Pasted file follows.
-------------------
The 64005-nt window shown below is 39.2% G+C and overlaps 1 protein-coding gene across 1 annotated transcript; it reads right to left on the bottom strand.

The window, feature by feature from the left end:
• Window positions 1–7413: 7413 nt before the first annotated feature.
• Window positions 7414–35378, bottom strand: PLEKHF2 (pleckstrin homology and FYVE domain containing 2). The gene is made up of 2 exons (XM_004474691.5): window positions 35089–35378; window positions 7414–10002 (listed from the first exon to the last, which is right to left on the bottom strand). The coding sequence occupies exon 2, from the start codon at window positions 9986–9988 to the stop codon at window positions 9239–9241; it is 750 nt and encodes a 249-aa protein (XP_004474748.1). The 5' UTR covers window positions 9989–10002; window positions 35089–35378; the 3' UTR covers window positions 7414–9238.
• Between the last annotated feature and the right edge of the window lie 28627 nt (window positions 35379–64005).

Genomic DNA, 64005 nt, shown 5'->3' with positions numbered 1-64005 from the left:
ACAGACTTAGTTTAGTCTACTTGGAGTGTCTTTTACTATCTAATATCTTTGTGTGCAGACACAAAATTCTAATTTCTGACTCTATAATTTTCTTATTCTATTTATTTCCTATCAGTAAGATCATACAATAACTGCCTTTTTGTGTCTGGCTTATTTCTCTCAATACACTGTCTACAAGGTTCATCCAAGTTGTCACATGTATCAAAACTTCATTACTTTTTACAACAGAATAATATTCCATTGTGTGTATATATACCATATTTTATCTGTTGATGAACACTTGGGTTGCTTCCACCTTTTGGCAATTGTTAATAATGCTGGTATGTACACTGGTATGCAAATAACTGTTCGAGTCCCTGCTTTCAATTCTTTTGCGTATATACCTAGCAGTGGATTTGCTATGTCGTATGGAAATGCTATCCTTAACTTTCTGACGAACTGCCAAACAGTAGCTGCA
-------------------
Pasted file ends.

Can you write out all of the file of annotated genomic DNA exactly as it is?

The 64005-nt window shown below is 39.2% G+C and overlaps 1 protein-coding gene across 1 annotated transcript; it reads right to left on the bottom strand.

The window, feature by feature from the left end:
• Window positions 1–7413: 7413 nt before the first annotated feature.
• Window positions 7414–35378, bottom strand: PLEKHF2 (pleckstrin homology and FYVE domain containing 2). The gene is made up of 2 exons (XM_004474691.5): window positions 35089–35378; window positions 7414–10002 (listed from the first exon to the last, which is right to left on the bottom strand). The coding sequence occupies exon 2, from the start codon at window positions 9986–9988 to the stop codon at window positions 9239–9241; it is 750 nt and encodes a 249-aa protein (XP_004474748.1). The 5' UTR covers window positions 9989–10002; window positions 35089–35378; the 3' UTR covers window positions 7414–9238.
• Between the last annotated feature and the right edge of the window lie 28627 nt (window positions 35379–64005).

Genomic DNA, 64005 nt, shown 5'->3' with positions numbered 1-64005 from the left:
ACAGACTTAGTTTAGTCTACTTGGAGTGTCTTTTACTATCTAATATCTTTGTGTGCAGACACAAAATTCTAATTTCTGACTCTATAATTTTCTTATTCTATTTATTTCCTATCAGTAAGATCATACAATAACTGCCTTTTTGTGTCTGGCTTATTTCTCTCAATACACTGTCTACAAGGTTCATCCAAGTTGTCACATGTATCAAAACTTCATTACTTTTTACAACAGAATAATATTCCATTGTGTGTATATATACCATATTTTATCTGTTGATGAACACTTGGGTTGCTTCCACCTTTTGGCAATTGTTAATAATGCTGGTATGTACACTGGTATGCAAATAACTGTTCGAGTCCCTGCTTTCAATTCTTTTGCGTATATACCTAGCAGTGGATTTGCTATGTCGTATGGAAATGCTATCCTTAACTTTCTGACGAACTGCCAAACAGTAGCTGCA